Aaron Dilloway is an experimental Noise producer who I’ve been following since I first listened to Modern Jester in 2012, but he’s made a name for himself in the noise scene prior to this album. Dilloway uses 8 track tape loops and other effects to create his sounds, so there’s a lot more repetition in his works than other noise musicians. When I first listened to this album in full, I felt like I was being waterboarded.
Modern Jester is a mammoth of a record. I really do think I was too new to the genre when I first listened to it, because it scared me half to death. Aaron Dilloway does produce very haunting and terrifying music, but I think I was just overwhelmed. Subsequent listens brought a much deeper appreciation for the samples and loops, and the way he constructed these pieces. Eight Cut Scars (For Robert Turman) knocks you on your ass with a high pitched and erratic barrage of tones. He tones it down for Labyrinth & Jokes but that’s just the set up for two 18 minute tracks back to back.
Body Chaos has some of the most sampling going on in the album, with what sounds like entire songs being played in less than a second, dogs barking played back in reverse, trains, and various unintelligible vocal sources. It’s just an enrapturing piece that still fascinates me. Look Over Your Shoulder has a phenomenal build up to it, his sound grows bigger and deeper as the track chugs along. It’s very atmospheric and moody, with loud crashes in the background like thunder that rattle the track but never overpower it.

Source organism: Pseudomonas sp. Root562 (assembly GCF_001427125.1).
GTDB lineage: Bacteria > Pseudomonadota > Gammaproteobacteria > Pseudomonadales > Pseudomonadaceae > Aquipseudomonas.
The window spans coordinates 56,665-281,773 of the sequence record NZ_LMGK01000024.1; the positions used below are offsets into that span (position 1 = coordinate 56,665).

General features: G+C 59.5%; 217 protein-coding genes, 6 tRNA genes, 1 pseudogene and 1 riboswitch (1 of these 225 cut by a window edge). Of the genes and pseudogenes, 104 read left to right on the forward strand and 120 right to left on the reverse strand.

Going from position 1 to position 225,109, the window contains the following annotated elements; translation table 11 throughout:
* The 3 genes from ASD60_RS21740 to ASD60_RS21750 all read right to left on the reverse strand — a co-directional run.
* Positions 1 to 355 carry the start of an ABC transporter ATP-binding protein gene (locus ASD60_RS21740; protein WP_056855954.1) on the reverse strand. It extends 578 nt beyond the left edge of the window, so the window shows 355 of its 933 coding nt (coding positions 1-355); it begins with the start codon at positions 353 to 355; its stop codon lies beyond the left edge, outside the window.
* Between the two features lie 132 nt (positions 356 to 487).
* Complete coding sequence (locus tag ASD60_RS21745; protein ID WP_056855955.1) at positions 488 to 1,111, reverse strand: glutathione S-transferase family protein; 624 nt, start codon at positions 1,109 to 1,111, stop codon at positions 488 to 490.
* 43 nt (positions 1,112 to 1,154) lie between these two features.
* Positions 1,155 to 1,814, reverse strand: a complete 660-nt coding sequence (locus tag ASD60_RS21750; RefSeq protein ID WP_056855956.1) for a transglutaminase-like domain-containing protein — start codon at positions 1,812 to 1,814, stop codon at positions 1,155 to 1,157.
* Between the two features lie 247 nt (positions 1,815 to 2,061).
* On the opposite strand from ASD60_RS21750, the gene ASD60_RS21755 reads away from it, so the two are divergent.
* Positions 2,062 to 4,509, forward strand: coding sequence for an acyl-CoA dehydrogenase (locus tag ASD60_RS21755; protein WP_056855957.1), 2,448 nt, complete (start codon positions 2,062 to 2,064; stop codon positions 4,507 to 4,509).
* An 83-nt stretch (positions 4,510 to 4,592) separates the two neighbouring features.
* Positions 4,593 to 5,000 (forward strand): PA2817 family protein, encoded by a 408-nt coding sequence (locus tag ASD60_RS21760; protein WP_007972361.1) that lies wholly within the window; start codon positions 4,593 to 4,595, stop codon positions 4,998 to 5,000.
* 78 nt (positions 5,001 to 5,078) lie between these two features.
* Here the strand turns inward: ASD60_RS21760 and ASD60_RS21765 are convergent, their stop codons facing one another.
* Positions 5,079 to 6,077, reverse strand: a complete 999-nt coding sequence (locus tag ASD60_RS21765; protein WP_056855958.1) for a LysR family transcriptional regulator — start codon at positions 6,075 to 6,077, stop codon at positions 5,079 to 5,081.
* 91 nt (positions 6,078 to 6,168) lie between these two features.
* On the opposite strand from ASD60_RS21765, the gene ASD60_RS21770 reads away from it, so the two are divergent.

Shatter All Organized Activities brings it back to the harsh screech of tape loops that Dilloway is fond of. I find myself constantly trying to identify the source of the samples being used, something I usually do with Plunderphonics, which I think is one of the reasons he might not be viewed as a “true” harsh noise producer… I don’t really agree/care with all of that though. It’s as abrasive as any, but I think more innovative and unique.
There’s something I think unusual with me, in that when I listen to noise, I get a deep sense of calm despite the blaring garbage in my ears. I really can’t explain it, but I’ve used Harsh Noise to study for exams in the past. For whatever reason it helps me focus. I would absolutely NOT recommend this album to newcomers of noise, or casual music fans in general. If you’re looking to get into the genre, I think you’d be better off listening to Noise Rock like The Gerogerigegege’s Tokyo Anal Dynamite or something more tame like Secret Abuse’s The Immeasurable Gift.
P.S. I am 99.99% sure the album cover is a reference/homage to The Gerogerigegege’s album Showa (1988).